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Opinion: A concrete way to build affordable, resilient, energy-efficient homes in Colorado’s wildfire zones

In Teller County and elsewhere, building with non-combustible materials is one of the best ways to mitigate damage from natural disasters such as fires.

As of February, America’s home-insecure population has eclipsed an estimated 2 million individuals. With an economy reeling from the effects of the COVID-19 pandemic and, as The Colorado Sun recently reported, a staggering increase in the price of lumber, the need for affordable and safe housing in America is as urgent as it has ever been. 

Here in central Colorado’s Teller County, we have not been spared this need.

Keith Meier

There is a saying that has always resonated with me: “Think globally, act locally.” Elevating our neighbors strengthens and unites our communities while representing a small but important piece of a larger global movement. 

In this spirit, and as executive director of Habitat for Humanity of Teller County (HFHTC), I consider my task to help provide shelter and hope in Teller County an honor.

2021 is a crucial year for HFHTC. I am beyond excited to announce that our affiliate is partnering with Build With Strength, a coalition of the National Ready Mixed Concrete Association, and the Colorado Ready Mixed Concrete Association (CRMCA), on this year’s housing construction project. A number of Build With Strength members will be donating and/or discounting building materials for our 18-unit project in 2021, enabling greater access to attainable housing in our region.

Our design is based upon Net Zero Energy Ready-designed homes (with plug-and-play solar energy conversion capabilities) and will be certified by the U.S. Green Building Council’s Leadership in Energy and Environmental Design (LEED) rating system, Energy Star, the Home Energy Rating System (HERS), and Indoor AirPlus.  They will be constructed of highly sustainable materials with long life cycles which reduce lifetime maintenance costs. 

This partnership is important for many reasons, but particularly so given Teller County’s recent uptick in wildfires. The High Chateau fire in 2018 burned 1,400 acres and 11 homes in our community.  Drought and extreme weather fueled the Waldo Canyon Fire in 2012, which was the largest recorded wildfire in Colorado’s history at the time.  The fire burned nearly 18,000 acres, destroyed 347 homes, and remains Colorado’s most expensive wildfire with insurance costs totaling $453.7 million. 

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The future risk of similar wildfires is high and we must not ignore this stark reality. Fortunately, building with non-combustible materials is one of the best ways to mitigate damage from natural disasters such as fires. 

For those who don’t know, concrete is able to withstand temperatures of up to 1,000 degrees, making it a great option when building in fire zones. It is also virtually impervious to rot, rust, warping, mold, and infestation.  All this adds up to more durable and safer homes when compared to other options.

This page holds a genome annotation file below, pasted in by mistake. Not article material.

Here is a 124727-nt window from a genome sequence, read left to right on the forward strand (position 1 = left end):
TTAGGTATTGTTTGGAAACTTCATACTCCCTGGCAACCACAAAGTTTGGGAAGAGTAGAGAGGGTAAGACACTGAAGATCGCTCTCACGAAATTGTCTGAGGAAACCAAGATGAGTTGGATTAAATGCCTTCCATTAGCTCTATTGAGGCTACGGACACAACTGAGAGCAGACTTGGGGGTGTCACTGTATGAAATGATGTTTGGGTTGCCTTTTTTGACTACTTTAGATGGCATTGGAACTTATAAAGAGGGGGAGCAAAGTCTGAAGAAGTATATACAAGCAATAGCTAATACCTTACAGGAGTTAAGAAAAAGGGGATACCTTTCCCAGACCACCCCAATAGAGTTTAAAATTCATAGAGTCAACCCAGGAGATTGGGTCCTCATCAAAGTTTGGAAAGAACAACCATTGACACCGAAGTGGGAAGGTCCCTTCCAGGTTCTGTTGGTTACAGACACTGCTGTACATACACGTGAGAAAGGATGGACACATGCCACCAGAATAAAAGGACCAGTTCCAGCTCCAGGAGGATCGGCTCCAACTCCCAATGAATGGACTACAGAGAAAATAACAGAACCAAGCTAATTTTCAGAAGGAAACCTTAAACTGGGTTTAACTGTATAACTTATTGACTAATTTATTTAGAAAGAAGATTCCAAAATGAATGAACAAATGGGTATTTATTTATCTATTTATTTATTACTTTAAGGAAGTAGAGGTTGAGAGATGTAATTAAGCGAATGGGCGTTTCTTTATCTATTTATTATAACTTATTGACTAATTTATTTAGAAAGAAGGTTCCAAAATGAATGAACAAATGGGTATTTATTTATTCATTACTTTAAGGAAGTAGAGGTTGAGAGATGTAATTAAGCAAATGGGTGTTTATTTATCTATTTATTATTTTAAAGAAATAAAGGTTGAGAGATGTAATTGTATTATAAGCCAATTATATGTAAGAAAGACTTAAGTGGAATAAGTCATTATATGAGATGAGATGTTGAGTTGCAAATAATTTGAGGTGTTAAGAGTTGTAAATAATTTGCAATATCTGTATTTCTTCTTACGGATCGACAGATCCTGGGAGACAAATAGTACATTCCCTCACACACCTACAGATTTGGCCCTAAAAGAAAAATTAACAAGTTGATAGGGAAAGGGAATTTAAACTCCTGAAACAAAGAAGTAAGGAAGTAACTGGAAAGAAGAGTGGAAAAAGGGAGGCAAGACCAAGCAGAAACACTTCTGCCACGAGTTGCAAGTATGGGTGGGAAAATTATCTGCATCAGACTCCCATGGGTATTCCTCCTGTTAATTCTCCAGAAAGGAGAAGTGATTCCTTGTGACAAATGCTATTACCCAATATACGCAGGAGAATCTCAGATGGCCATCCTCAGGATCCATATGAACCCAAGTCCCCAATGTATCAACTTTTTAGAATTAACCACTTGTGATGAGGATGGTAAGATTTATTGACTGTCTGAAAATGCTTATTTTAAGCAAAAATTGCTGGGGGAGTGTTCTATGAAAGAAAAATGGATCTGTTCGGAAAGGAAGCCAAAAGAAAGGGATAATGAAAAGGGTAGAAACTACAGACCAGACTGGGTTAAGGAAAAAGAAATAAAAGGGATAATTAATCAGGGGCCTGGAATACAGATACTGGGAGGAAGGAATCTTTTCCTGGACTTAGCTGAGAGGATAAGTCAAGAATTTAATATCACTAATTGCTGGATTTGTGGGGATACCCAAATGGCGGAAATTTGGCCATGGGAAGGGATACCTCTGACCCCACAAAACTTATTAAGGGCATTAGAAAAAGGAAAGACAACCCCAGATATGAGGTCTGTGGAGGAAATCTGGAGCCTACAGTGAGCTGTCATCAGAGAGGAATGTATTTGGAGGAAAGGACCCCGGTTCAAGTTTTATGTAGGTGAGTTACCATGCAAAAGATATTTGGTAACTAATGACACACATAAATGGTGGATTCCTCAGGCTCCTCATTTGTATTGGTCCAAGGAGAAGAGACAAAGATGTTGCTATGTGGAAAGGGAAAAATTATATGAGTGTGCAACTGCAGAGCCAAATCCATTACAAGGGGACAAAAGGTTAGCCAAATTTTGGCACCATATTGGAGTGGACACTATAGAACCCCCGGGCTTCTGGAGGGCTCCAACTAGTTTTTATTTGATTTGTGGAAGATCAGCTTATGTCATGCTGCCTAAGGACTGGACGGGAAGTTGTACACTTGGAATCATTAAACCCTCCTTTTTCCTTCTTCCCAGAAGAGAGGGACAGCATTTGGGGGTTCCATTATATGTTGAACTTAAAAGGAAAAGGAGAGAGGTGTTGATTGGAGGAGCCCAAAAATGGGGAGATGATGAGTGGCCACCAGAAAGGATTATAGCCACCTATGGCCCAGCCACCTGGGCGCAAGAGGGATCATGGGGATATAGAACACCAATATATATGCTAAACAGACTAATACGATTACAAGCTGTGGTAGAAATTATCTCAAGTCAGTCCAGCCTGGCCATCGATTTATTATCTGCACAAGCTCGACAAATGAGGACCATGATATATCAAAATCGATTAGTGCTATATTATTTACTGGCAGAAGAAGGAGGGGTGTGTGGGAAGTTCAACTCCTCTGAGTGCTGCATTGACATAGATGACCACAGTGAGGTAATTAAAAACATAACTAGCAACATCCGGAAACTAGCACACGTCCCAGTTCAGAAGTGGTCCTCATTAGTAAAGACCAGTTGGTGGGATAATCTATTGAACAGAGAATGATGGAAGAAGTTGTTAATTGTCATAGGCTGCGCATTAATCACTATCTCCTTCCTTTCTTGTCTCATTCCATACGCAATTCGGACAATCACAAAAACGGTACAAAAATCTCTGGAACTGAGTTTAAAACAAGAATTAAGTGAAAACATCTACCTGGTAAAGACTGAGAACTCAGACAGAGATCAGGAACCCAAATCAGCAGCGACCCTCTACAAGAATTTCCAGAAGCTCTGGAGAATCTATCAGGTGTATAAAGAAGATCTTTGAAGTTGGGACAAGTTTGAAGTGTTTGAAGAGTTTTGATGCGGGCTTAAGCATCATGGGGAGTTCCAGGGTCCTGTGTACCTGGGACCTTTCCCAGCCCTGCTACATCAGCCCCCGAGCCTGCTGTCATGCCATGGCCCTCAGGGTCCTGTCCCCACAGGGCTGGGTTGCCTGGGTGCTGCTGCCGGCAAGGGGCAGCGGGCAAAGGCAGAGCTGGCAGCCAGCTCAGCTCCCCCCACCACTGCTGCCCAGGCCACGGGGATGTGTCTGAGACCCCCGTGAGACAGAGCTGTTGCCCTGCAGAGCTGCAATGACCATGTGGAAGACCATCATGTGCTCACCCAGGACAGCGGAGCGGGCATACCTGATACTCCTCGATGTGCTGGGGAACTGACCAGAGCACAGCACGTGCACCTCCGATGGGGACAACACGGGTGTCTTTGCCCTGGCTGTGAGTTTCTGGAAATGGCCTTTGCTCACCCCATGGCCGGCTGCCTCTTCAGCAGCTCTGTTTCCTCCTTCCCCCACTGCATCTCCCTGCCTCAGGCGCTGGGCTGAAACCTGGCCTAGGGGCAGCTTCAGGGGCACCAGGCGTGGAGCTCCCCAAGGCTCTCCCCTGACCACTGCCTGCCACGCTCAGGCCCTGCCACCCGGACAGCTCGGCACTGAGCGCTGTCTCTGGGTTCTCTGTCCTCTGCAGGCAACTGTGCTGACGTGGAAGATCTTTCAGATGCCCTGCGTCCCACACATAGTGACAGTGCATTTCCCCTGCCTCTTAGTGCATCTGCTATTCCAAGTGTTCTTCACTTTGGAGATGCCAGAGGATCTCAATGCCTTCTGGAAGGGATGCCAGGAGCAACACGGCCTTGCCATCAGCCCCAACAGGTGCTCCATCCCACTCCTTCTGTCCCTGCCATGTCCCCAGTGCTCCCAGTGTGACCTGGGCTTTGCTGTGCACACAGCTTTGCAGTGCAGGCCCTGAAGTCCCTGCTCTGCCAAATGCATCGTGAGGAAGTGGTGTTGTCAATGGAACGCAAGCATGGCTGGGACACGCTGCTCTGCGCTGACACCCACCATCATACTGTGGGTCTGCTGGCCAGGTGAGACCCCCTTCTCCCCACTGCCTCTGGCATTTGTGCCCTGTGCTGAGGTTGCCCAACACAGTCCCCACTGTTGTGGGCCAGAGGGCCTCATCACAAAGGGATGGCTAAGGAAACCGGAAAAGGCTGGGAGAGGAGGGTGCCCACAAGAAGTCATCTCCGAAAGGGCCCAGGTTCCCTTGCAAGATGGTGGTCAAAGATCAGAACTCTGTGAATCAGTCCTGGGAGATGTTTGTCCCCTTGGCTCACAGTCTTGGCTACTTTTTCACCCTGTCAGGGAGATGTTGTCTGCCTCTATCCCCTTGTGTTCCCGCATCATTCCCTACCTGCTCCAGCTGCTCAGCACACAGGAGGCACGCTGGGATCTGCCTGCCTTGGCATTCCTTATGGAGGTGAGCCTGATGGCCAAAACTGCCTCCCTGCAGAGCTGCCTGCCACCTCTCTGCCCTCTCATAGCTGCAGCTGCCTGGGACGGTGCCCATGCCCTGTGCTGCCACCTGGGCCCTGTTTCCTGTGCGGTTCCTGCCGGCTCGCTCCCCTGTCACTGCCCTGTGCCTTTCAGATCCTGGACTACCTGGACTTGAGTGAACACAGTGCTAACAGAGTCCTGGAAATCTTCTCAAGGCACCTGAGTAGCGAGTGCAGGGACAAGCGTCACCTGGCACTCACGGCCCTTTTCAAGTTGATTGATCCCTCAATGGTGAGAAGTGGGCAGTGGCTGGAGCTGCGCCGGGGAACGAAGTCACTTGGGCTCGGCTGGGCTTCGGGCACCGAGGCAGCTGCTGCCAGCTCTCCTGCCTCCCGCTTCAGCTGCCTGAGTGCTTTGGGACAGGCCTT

Considering that extreme weather shows no sign of stopping, emphasizing safety in construction is vital moving forward and our partnership with Build With Strength equips us to do just that.

We will build nine structures in Teller County with insulating concrete forms, or ICFs. These are foam blocks that stack like Legos and provide a core for the concrete to cure. The installation of ICFs can drastically cut construction time and requires less labor, which is important considering our sweat equity program for homebuyers. 

The installation of this system will be easier on our volunteers, create a safer construction site for our build teams, and reduce noise and waste on the jobsite.

Finally, concrete-based construction’s economic benefits have a direct and positive effect on our homeowners’ wallets. Homes built with more resilient materials cost less to insure, which is exceptionally important for first-time homeowners. 

The families living in these extremely energy-efficient homes will also appreciate a significant reduction in annual energy costs, which anyone familiar with Colorado winters will tell you is a very good thing. We are thrilled to be delivering a safer and more attainable housing option for our families.

TODAY’S UNDERWRITER

The prospects of Habitat for Humanity of Teller County’s attainable and energy-efficient homebuilding contributions in 2021 are in stark contrast with the hardships endured throughout America in 2020 and I am very excited for this future.

To me, Habitat for Humanity of Teller County represents a means to offer shelter and grace, bringing affordability back to our county. In the darkest times, we must band together as a community and hold ourselves united with virtue and poise. 

As a community, we must keep progressing and working toward a better future. Building homes with safety and resiliency in mind is a step in the right direction that everyone should consider.   


Keith Meier was hired in July 2019 as executive director of Habitat for Humanity of Teller County. He is a registered architect with over 35 years of experience and a licensed general contractor for over 25 years.  


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